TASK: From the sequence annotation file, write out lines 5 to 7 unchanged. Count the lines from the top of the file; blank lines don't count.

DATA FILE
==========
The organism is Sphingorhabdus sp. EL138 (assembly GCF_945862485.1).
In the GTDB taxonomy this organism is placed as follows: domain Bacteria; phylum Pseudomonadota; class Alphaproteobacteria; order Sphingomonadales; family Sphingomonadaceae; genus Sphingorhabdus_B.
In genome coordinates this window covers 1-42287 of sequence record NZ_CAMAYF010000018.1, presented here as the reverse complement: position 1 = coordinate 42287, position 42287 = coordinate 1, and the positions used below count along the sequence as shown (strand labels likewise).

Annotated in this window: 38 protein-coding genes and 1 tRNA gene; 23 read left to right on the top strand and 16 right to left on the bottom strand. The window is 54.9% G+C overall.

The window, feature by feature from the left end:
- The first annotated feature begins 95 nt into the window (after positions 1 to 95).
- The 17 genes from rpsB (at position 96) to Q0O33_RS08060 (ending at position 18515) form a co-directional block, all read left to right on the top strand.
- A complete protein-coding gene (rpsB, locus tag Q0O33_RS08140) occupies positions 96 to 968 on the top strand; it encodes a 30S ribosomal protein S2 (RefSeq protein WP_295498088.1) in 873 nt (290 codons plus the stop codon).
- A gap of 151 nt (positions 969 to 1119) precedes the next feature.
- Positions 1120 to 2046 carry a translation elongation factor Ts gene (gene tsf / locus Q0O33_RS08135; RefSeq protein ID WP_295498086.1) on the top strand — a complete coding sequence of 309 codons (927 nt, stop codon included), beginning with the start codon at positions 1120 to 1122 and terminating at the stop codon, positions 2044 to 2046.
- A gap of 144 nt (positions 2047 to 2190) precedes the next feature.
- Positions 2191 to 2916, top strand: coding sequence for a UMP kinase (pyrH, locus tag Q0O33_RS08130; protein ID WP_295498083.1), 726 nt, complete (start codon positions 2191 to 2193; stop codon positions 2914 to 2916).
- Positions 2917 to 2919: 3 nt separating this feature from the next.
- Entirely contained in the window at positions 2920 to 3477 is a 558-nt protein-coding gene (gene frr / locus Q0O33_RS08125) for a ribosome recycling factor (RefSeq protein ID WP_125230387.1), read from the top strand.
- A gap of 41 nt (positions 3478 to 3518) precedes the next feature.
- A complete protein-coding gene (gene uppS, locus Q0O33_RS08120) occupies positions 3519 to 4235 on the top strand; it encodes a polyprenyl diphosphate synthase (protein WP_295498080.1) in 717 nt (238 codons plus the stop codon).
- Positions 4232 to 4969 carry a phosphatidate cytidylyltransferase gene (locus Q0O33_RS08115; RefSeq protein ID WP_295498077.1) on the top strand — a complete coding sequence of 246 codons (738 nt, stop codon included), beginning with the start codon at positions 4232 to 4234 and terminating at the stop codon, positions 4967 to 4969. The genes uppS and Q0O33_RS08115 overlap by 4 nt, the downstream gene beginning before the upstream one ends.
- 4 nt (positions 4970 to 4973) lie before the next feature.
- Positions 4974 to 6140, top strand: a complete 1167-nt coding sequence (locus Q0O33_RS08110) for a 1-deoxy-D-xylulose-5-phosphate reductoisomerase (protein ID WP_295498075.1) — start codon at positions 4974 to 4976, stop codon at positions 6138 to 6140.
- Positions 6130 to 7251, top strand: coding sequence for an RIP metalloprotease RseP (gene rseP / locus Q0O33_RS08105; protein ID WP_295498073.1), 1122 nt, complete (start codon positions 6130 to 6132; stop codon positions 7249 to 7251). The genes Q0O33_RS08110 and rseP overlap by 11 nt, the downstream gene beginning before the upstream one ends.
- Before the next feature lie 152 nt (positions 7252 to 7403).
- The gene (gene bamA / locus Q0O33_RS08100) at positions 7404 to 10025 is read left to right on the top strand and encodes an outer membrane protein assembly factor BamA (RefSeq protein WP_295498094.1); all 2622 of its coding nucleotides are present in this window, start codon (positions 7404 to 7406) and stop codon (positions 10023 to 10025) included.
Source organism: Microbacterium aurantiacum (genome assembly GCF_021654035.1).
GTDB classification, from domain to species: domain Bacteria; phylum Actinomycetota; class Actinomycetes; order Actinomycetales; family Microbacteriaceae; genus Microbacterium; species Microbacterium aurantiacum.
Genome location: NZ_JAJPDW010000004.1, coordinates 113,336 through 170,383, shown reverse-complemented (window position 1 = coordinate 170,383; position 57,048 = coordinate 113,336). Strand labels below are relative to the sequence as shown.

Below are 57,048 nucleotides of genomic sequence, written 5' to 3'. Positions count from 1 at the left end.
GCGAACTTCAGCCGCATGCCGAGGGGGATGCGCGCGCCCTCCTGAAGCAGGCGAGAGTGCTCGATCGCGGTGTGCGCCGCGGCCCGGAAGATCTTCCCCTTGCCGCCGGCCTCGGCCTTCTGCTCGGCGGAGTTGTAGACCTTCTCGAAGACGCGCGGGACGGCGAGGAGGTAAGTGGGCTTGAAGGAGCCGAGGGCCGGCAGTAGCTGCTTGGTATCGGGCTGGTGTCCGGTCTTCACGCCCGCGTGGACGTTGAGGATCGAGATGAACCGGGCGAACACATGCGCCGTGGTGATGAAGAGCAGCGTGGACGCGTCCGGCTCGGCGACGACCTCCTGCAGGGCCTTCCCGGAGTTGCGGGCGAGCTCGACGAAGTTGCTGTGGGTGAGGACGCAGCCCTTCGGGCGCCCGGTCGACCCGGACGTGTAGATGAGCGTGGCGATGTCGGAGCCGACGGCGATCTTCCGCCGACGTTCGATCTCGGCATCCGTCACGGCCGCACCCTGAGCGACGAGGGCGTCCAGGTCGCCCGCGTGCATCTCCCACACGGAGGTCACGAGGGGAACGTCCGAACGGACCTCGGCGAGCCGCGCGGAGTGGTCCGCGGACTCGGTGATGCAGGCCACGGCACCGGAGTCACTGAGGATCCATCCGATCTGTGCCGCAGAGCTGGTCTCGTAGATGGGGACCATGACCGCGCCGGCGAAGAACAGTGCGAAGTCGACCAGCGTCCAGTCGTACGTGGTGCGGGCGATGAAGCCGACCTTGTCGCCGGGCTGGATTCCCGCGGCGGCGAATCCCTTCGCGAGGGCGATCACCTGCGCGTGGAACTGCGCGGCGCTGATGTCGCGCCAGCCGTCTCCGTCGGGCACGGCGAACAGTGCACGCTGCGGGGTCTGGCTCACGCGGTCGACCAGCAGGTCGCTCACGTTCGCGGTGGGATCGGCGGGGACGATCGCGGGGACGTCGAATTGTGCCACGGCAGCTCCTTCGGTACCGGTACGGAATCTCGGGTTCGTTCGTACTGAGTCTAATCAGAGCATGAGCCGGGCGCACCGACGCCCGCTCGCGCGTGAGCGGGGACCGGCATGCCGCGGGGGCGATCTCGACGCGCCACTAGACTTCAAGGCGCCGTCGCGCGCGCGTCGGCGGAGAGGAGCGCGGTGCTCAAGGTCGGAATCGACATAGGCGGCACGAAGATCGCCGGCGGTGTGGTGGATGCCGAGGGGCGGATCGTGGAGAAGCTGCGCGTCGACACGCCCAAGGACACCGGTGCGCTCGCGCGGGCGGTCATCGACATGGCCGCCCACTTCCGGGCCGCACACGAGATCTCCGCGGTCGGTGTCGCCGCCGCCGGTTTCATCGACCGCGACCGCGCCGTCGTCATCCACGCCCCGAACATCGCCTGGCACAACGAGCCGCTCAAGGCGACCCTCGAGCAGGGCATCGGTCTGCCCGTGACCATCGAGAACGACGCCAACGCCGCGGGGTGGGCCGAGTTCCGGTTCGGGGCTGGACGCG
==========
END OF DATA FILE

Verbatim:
The window, feature by feature from the left end:
- The first annotated feature begins 95 nt into the window (after positions 1 to 95).
- The 17 genes from rpsB (at position 96) to Q0O33_RS08060 (ending at position 18515) form a co-directional block, all read left to right on the top strand.